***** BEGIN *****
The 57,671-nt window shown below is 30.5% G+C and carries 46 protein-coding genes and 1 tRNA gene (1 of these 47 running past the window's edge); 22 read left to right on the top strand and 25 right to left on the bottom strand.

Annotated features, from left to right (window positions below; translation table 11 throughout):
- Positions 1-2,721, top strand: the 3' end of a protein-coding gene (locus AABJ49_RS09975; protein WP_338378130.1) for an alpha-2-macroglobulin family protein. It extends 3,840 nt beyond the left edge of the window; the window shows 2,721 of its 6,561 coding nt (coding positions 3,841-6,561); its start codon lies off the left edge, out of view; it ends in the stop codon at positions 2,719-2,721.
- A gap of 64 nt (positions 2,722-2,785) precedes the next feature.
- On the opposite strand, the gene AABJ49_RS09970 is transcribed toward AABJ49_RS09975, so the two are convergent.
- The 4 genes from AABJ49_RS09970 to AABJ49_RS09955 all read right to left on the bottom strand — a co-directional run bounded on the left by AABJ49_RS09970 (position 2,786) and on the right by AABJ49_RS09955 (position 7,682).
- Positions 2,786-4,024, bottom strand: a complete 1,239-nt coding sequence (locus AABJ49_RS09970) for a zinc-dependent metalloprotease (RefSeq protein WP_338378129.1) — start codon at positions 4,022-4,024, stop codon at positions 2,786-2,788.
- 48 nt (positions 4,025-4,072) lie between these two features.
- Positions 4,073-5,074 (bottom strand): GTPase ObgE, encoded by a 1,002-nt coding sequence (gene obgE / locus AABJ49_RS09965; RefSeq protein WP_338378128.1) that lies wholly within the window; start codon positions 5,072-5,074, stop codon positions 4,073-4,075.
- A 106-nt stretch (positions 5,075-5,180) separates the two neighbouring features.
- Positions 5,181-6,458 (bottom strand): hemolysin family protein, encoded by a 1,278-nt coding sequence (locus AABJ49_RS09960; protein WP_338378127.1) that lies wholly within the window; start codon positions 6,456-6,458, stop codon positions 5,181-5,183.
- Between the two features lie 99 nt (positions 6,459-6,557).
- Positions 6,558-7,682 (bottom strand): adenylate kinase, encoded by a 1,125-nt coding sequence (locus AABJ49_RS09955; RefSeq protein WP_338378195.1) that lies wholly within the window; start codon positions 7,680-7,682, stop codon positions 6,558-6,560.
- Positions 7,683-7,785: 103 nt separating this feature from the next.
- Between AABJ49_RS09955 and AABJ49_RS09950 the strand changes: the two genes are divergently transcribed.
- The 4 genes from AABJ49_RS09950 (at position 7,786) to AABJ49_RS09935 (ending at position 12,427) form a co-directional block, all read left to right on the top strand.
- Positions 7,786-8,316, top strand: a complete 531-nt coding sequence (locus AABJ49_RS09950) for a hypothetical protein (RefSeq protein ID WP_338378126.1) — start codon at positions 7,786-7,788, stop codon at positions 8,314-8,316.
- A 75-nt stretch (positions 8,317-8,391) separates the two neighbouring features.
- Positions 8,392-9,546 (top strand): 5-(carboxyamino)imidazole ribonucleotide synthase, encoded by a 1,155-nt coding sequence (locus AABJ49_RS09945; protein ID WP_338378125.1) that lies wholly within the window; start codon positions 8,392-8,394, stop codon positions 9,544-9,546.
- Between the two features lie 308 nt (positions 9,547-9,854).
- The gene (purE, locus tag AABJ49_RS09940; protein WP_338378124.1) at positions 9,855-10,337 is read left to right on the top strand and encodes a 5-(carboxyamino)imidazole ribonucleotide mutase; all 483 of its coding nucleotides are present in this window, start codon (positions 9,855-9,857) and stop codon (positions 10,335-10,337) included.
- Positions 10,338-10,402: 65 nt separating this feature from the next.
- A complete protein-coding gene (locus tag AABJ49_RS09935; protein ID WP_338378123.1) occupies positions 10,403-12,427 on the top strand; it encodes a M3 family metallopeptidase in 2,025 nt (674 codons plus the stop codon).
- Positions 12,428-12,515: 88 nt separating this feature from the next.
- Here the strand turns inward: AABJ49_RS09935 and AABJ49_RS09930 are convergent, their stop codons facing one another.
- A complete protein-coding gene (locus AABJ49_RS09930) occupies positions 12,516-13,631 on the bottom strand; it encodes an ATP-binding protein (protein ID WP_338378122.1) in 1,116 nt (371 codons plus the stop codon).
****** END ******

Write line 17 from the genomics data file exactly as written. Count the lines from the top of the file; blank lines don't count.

- Positions 7,786-8,316, top strand: a complete 531-nt coding sequence (locus AABJ49_RS09950) for a hypothetical protein (RefSeq protein ID WP_338378126.1) — start codon at positions 7,786-7,788, stop codon at positions 8,314-8,316.